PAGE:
Justine Hunter, Globe and Mail, Nov. 03, 2011
While the B.C. government was busy with what now stands as the province’s worst example of government communications on a major public policy – selling the harmonized sales tax – it discouraged BC Hydro from distracting the public with a sales job of its own.
Which is why officials at the Crown corporation have waited until this month to launch a new ad campaign to persuade British Columbians that smart meters are a good thing.
Driven by a government-imposed deadline, BC Hydro is already well into what it is touting as the fastest smart meter installation program in the world. So the print, radio and television advertising blitz on behalf of the $1-billion program is coming after the point of no return.
And if there is a lesson in the backlash to the HST, it is that British Columbians don’t care to have change forced upon them.
British Columbians first were told in 2007 that the new meters were coming, but details wouldn’t follow until the installation contract was signed early in 2011.
In the meantime, completing the picture that British Columbians have no choice in the matter, the meter program was exempt from review by its regulator, the BC Utilities Commission.
With BC Hydro constrained, opponents of the technology have had the field mostly to themselves to raise concerns about health, privacy and job losses. Their message got through to municipal politicians, who united behind a call for a moratorium at this year's gathering of the Union of B.C. Municipalities.
The annual UBCM convention is also where the smart meter story starts. It is where, in 2007, then-premier Gordon Campbell locked the province into the program. “We will give BC Hydro new direction to help all residential and commercial customers to install smart meters.” It would create a modern electricity grid that would encourage customers to use energy at non-peak times, he explained, to encourage conservation. “I’m announcing today that we’re going to do what it takes to have this project fully in place within the next five years, by 2012.”
Those same mayors and councillors who dutifully applauded the premier’s green energy plans then had plenty of reason, by the time they met this September, to reconsider the power of populist forces. Mr. Campbell is gone, forced out by an unprecedented backlash over the imposition of the HST. And his departure still left his B.C. Liberal government crippled, facing a long mop-up job after losing a referendum on the tax.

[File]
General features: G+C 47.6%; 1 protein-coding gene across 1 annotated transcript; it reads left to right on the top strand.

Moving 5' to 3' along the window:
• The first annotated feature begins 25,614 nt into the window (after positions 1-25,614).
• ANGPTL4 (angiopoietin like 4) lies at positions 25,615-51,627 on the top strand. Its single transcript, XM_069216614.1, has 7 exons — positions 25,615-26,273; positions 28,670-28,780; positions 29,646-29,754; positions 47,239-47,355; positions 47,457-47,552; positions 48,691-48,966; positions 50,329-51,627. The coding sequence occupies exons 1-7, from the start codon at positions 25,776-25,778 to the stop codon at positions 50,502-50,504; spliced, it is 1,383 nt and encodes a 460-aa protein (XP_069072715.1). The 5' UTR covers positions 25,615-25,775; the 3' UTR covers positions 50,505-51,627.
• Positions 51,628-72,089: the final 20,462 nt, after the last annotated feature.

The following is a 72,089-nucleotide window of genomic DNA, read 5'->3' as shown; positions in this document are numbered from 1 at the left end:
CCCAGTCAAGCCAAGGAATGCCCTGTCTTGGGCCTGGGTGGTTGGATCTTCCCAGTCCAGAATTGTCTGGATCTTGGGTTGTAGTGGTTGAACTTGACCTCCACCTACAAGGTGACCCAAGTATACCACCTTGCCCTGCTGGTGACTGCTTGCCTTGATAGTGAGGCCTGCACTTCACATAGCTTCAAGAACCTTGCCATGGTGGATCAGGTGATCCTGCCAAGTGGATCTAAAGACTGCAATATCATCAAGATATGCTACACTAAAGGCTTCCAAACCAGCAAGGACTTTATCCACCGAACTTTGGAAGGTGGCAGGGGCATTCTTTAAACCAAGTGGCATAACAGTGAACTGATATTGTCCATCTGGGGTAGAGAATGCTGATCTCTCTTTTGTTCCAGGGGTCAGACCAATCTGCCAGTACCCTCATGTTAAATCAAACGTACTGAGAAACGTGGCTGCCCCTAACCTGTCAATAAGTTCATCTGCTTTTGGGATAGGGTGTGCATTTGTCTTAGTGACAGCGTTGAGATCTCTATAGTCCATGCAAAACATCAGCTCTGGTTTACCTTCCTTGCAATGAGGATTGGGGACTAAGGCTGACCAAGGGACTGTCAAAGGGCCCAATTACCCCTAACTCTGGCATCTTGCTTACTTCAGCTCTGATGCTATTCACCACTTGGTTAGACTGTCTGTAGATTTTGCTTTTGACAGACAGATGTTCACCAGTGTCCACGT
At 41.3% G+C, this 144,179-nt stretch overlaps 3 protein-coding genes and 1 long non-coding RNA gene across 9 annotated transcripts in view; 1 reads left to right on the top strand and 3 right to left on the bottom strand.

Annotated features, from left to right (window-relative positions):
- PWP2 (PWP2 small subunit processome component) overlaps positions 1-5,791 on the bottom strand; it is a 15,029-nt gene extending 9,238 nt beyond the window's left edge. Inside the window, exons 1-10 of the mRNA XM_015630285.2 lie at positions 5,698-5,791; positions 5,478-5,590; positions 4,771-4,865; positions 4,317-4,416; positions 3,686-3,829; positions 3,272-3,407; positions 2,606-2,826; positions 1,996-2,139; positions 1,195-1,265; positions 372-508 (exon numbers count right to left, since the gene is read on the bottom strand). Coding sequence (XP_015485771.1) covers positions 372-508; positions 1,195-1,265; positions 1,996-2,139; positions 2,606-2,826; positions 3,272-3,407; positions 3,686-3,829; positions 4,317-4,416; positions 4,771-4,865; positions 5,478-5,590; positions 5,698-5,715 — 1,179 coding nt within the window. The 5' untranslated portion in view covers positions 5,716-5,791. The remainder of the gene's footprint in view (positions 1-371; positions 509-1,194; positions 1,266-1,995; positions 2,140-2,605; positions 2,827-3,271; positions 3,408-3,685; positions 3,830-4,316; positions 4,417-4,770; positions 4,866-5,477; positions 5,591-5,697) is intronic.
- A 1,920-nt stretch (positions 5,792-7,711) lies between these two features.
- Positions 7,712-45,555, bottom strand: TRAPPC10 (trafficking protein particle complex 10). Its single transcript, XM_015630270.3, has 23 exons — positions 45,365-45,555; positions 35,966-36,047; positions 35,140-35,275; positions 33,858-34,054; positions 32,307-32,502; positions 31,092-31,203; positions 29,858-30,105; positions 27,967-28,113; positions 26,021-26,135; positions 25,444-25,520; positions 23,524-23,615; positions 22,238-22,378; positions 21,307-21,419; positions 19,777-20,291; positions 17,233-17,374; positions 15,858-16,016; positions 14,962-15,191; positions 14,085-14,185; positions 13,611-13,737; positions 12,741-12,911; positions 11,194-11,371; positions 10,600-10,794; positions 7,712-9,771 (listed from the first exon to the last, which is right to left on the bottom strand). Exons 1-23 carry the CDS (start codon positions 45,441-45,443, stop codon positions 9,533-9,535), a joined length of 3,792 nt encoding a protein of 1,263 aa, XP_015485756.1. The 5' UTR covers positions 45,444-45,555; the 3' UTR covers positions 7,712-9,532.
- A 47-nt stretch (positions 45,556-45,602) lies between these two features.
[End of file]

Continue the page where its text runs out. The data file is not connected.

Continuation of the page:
This fall, with the HST referendum out of the way, BC Hydro was free to engage the public on smart meters. With the 2012 deadline looming, crews are busy installing the meters with a target of half a million in operation by the end of this year. By that time, the Crown corporation will have spent $2.4-million selling its customers on the benefits of the smart meter program.
The new ads will be presented as “public service announcements” around the coming storm season – because smart meters will allow BC Hydro to detect and repair outages more quickly.
Guided by its polling, the target audience is mothers, aged 30 to 50, the same cohort that proved to be most resistant to the government’s sales pitch around the HST.
The B.C. government could have learned something from Ontario about how to roll out a new tax without getting scorched. Perhaps BC Hydro might have had an easier time if it had followed the model adopted by Hydro-Québec. That utility has started with a modest pilot project of 25,000 smart meters. The broader installation won’t begin until next summer, and only after the program has been approved by the its regulator.
Officials at Hydro-Québec are also facing opposition. But they will have a year to try to win customers over before the switchover begins in earnest.
Energy Minister Rich Coleman scoffed this week at the idea that the go-slow approach might produce less of a backlash. “If you are doing it, you should do it,” he said in an interview. He said the Quebec utility is making a mistake: “They’ll spend too much money and they won’t get any results.”
There is one more parallel to the HST debacle. Exploiting once again the notion that government is imposing something on the public without due process, we once again have Bill Vander Zalm, the architect of the anti-HST campaign, calling on people to “rise up” against smart meters. And the government is once again hoping that ignoring its critics will make the issue go away.